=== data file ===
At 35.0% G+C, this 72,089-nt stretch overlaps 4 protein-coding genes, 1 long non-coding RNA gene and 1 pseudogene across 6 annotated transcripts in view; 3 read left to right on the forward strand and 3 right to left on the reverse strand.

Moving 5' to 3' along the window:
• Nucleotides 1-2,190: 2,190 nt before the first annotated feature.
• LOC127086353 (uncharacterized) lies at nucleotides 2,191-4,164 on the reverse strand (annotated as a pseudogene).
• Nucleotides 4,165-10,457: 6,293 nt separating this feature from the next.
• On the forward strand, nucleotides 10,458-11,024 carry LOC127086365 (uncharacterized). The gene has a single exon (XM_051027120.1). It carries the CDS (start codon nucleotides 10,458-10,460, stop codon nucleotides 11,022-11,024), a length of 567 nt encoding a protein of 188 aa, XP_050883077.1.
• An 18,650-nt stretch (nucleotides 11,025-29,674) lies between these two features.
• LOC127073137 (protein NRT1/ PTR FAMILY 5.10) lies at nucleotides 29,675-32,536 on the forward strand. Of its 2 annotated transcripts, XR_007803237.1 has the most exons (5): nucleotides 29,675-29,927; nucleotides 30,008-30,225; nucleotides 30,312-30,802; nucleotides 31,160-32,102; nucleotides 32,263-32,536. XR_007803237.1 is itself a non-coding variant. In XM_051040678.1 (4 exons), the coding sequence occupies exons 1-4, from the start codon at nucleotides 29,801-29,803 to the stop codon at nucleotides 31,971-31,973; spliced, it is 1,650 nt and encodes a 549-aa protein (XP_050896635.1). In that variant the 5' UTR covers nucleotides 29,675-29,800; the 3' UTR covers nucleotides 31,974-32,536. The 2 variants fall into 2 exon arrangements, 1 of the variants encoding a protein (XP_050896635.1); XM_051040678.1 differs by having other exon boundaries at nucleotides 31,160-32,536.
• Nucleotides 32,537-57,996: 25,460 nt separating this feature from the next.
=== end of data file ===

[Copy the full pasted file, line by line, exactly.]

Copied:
At 35.0% G+C, this 72,089-nt stretch overlaps 4 protein-coding genes, 1 long non-coding RNA gene and 1 pseudogene across 6 annotated transcripts in view; 3 read left to right on the forward strand and 3 right to left on the reverse strand.

Moving 5' to 3' along the window:
• Nucleotides 1-2,190: 2,190 nt before the first annotated feature.
• LOC127086353 (uncharacterized) lies at nucleotides 2,191-4,164 on the reverse strand (annotated as a pseudogene).
• Nucleotides 4,165-10,457: 6,293 nt separating this feature from the next.
• On the forward strand, nucleotides 10,458-11,024 carry LOC127086365 (uncharacterized). The gene has a single exon (XM_051027120.1). It carries the CDS (start codon nucleotides 10,458-10,460, stop codon nucleotides 11,022-11,024), a length of 567 nt encoding a protein of 188 aa, XP_050883077.1.
• An 18,650-nt stretch (nucleotides 11,025-29,674) lies between these two features.
• LOC127073137 (protein NRT1/ PTR FAMILY 5.10) lies at nucleotides 29,675-32,536 on the forward strand. Of its 2 annotated transcripts, XR_007803237.1 has the most exons (5): nucleotides 29,675-29,927; nucleotides 30,008-30,225; nucleotides 30,312-30,802; nucleotides 31,160-32,102; nucleotides 32,263-32,536. XR_007803237.1 is itself a non-coding variant. In XM_051040678.1 (4 exons), the coding sequence occupies exons 1-4, from the start codon at nucleotides 29,801-29,803 to the stop codon at nucleotides 31,971-31,973; spliced, it is 1,650 nt and encodes a 549-aa protein (XP_050896635.1). In that variant the 5' UTR covers nucleotides 29,675-29,800; the 3' UTR covers nucleotides 31,974-32,536. The 2 variants fall into 2 exon arrangements, 1 of the variants encoding a protein (XP_050896635.1); XM_051040678.1 differs by having other exon boundaries at nucleotides 31,160-32,536.
• Nucleotides 32,537-57,996: 25,460 nt separating this feature from the next.